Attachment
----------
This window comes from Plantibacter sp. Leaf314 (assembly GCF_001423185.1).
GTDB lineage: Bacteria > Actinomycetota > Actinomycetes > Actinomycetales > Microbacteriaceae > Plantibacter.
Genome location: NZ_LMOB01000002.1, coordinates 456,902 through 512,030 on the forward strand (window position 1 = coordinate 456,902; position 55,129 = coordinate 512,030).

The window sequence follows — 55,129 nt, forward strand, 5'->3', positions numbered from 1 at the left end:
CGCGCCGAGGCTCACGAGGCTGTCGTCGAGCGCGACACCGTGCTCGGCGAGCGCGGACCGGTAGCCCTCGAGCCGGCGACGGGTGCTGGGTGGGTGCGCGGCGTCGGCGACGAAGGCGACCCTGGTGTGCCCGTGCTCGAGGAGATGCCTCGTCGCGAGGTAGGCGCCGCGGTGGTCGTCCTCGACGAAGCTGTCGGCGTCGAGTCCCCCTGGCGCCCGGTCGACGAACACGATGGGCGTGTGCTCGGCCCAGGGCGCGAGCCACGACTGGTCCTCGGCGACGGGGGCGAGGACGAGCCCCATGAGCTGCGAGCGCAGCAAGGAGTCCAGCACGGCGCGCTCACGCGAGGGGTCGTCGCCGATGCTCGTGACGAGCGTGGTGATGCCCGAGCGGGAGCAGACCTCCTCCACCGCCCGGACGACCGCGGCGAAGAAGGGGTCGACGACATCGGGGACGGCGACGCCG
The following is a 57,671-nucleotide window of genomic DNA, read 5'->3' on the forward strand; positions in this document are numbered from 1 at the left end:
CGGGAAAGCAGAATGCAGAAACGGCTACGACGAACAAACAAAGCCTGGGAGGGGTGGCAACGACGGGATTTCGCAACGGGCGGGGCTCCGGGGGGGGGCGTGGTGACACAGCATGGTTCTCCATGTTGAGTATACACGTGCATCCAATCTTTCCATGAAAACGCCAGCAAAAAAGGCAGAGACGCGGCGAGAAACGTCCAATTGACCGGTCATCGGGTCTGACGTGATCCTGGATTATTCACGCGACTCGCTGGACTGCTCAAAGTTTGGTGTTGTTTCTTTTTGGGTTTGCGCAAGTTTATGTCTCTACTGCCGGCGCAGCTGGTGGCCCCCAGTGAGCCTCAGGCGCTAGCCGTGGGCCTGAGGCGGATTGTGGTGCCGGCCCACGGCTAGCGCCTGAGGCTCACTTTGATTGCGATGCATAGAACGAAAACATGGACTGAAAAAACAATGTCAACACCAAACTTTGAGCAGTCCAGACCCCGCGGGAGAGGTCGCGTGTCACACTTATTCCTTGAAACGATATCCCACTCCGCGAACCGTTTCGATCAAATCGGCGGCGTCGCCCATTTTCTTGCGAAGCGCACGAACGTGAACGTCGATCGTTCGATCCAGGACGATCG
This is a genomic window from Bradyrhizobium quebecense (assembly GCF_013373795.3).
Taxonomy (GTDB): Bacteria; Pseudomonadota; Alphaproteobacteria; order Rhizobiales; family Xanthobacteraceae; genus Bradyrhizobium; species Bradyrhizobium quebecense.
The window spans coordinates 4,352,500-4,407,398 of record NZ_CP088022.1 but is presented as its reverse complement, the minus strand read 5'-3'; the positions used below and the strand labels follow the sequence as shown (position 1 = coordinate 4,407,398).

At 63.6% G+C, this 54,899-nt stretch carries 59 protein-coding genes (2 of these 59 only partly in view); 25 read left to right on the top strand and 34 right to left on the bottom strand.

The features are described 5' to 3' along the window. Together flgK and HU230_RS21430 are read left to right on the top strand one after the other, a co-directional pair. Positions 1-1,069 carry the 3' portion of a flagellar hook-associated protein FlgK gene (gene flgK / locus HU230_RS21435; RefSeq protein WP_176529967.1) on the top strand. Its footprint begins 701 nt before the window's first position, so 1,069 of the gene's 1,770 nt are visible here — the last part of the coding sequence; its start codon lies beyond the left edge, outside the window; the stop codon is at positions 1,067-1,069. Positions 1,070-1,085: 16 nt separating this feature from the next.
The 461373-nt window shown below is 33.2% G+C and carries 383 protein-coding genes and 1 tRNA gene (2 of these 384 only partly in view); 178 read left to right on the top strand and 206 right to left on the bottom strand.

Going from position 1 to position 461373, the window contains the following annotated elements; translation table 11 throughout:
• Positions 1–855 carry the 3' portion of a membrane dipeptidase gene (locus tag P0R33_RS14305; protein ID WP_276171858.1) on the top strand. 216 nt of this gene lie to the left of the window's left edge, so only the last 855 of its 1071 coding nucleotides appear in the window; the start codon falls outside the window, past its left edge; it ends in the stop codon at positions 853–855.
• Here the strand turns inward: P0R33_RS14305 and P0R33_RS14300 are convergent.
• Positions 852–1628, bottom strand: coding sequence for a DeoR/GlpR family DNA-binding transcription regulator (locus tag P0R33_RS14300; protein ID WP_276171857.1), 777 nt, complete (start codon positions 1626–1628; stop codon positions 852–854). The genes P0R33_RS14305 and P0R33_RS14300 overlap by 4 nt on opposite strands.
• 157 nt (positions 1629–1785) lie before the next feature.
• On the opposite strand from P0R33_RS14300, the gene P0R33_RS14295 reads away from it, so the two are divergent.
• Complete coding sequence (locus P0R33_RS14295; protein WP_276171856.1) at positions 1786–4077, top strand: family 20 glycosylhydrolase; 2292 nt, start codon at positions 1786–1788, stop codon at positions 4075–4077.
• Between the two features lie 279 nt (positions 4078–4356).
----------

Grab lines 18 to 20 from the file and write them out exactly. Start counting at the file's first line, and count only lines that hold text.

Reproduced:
• 157 nt (positions 1629–1785) lie before the next feature.
• On the opposite strand from P0R33_RS14300, the gene P0R33_RS14295 reads away from it, so the two are divergent.
• Complete coding sequence (locus P0R33_RS14295; protein WP_276171856.1) at positions 1786–4077, top strand: family 20 glycosylhydrolase; 2292 nt, start codon at positions 1786–1788, stop codon at positions 4075–4077.